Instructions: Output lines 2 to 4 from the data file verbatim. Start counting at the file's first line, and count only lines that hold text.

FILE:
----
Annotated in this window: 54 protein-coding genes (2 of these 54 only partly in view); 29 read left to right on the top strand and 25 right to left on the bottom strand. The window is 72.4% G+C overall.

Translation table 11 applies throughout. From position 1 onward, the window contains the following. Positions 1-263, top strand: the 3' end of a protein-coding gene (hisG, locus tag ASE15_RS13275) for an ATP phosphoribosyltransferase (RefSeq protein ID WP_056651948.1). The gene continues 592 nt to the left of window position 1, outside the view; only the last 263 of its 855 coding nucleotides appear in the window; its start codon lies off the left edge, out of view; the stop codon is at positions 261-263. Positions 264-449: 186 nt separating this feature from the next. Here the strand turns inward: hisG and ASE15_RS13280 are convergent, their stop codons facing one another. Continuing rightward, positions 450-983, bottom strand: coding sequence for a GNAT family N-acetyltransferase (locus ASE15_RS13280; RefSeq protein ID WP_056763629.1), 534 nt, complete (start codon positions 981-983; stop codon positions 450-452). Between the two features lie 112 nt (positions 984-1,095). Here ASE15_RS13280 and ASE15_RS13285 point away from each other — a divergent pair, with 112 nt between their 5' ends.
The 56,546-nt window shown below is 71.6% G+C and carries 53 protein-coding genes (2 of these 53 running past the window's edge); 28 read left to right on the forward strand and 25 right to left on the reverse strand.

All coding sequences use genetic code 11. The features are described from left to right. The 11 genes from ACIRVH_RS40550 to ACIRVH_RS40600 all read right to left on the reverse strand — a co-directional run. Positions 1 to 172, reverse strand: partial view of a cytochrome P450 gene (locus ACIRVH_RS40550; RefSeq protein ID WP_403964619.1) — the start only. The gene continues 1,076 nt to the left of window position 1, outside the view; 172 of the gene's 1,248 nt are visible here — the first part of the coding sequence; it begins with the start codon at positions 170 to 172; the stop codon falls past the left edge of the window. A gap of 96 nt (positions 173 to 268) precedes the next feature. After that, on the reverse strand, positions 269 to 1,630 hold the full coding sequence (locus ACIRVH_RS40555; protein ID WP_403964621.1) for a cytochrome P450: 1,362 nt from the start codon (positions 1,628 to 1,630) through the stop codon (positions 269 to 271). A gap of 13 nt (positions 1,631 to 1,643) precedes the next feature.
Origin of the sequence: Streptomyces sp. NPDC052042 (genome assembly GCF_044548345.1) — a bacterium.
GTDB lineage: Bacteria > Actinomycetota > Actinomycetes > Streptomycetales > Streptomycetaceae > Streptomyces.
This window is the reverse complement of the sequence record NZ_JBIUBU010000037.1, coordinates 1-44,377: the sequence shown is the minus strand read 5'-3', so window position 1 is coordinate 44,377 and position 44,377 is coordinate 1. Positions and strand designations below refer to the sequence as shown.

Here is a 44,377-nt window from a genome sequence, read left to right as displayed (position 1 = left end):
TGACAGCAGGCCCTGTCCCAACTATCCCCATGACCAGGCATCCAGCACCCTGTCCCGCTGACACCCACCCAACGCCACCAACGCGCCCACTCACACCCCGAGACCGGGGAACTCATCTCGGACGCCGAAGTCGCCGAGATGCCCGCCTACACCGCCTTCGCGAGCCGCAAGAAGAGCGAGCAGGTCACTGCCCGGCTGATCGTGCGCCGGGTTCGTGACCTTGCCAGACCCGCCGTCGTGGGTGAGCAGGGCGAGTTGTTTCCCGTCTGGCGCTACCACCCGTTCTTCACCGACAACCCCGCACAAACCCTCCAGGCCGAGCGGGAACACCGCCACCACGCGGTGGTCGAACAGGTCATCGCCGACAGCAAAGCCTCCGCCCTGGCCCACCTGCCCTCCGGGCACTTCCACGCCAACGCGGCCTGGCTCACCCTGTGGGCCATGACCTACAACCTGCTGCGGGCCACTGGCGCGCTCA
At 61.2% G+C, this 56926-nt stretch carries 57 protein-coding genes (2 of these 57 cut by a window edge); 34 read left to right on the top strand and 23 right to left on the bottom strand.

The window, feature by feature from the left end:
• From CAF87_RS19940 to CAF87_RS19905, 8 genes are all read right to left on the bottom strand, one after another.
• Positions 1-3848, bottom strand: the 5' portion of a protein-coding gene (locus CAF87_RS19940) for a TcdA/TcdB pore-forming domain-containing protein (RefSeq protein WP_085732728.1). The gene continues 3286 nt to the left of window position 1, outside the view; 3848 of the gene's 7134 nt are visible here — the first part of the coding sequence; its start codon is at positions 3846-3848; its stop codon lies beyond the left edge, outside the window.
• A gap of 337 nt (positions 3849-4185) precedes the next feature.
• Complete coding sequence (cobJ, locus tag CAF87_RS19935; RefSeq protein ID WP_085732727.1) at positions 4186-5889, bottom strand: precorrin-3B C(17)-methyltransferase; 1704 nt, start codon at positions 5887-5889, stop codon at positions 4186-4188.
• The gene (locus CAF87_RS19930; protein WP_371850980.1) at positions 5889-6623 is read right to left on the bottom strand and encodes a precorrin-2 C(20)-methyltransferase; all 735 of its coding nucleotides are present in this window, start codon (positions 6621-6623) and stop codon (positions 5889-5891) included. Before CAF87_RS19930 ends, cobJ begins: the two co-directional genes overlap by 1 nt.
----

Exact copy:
Translation table 11 applies throughout. From position 1 onward, the window contains the following. Positions 1-263, top strand: the 3' end of a protein-coding gene (hisG, locus tag ASE15_RS13275) for an ATP phosphoribosyltransferase (RefSeq protein ID WP_056651948.1). The gene continues 592 nt to the left of window position 1, outside the view; only the last 263 of its 855 coding nucleotides appear in the window; its start codon lies off the left edge, out of view; the stop codon is at positions 261-263. Positions 264-449: 186 nt separating this feature from the next. Here the strand turns inward: hisG and ASE15_RS13280 are convergent, their stop codons facing one another. Continuing rightward, positions 450-983, bottom strand: coding sequence for a GNAT family N-acetyltransferase (locus ASE15_RS13280; RefSeq protein ID WP_056763629.1), 534 nt, complete (start codon positions 981-983; stop codon positions 450-452). Between the two features lie 112 nt (positions 984-1,095). Here ASE15_RS13280 and ASE15_RS13285 point away from each other — a divergent pair, with 112 nt between their 5' ends.
The 56,546-nt window shown below is 71.6% G+C and carries 53 protein-coding genes (2 of these 53 running past the window's edge); 28 read left to right on the forward strand and 25 right to left on the reverse strand.

All coding sequences use genetic code 11. The features are described from left to right. The 11 genes from ACIRVH_RS40550 to ACIRVH_RS40600 all read right to left on the reverse strand — a co-directional run. Positions 1 to 172, reverse strand: partial view of a cytochrome P450 gene (locus ACIRVH_RS40550; RefSeq protein ID WP_403964619.1) — the start only. The gene continues 1,076 nt to the left of window position 1, outside the view; 172 of the gene's 1,248 nt are visible here — the first part of the coding sequence; it begins with the start codon at positions 170 to 172; the stop codon falls past the left edge of the window. A gap of 96 nt (positions 173 to 268) precedes the next feature. After that, on the reverse strand, positions 269 to 1,630 hold the full coding sequence (locus ACIRVH_RS40555; protein ID WP_403964621.1) for a cytochrome P450: 1,362 nt from the start codon (positions 1,628 to 1,630) through the stop codon (positions 269 to 271). A gap of 13 nt (positions 1,631 to 1,643) precedes the next feature.